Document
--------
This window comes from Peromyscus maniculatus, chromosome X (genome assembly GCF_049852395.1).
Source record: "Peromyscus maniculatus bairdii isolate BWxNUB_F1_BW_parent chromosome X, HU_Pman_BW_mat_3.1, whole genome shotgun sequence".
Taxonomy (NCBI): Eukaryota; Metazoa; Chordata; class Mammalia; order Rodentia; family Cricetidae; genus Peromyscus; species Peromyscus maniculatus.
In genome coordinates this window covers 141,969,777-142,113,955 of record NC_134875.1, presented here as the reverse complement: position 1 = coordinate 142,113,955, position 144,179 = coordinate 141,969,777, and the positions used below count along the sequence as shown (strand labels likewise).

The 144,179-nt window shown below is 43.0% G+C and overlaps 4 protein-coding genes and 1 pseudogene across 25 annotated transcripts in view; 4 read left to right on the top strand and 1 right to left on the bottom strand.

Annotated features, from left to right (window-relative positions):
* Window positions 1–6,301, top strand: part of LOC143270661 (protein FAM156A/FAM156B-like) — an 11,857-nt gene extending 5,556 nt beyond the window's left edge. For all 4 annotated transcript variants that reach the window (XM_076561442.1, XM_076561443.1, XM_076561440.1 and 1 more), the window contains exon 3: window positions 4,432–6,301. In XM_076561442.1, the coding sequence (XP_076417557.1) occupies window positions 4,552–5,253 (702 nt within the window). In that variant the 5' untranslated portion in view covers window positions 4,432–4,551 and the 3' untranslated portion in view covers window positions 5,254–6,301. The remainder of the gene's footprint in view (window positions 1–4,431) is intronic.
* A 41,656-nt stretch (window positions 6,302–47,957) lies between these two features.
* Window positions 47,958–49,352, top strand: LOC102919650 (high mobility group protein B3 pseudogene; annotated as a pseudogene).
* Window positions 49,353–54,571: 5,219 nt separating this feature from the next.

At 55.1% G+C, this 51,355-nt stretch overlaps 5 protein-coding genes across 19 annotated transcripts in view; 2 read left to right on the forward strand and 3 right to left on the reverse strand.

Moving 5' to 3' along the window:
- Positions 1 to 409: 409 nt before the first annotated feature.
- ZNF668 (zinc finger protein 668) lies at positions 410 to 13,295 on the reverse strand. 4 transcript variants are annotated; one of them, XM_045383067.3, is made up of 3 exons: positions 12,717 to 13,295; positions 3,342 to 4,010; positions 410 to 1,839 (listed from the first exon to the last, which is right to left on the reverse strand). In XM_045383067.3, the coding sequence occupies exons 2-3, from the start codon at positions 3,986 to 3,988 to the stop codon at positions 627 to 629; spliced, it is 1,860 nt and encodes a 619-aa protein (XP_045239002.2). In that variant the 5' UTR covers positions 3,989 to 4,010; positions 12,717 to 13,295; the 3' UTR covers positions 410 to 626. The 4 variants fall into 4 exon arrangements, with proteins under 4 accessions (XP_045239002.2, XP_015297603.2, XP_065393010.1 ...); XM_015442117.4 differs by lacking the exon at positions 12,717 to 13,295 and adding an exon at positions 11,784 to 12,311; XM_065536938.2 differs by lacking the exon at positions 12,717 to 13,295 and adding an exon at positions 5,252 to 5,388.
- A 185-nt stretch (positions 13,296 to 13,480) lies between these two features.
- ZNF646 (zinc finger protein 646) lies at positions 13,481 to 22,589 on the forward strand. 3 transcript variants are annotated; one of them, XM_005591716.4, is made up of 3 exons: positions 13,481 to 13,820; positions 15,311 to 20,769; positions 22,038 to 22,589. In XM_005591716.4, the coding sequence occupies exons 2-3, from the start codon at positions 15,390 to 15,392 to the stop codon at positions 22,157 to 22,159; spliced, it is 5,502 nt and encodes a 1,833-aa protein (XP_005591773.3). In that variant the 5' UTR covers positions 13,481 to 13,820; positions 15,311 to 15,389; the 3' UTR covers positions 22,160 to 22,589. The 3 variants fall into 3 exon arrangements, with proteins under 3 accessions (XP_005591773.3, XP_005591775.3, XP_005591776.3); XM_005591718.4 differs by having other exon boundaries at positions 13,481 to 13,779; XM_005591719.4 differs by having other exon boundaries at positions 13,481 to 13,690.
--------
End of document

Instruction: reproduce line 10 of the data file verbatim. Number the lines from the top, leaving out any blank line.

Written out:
* Window positions 49,353–54,571: 5,219 nt separating this feature from the next.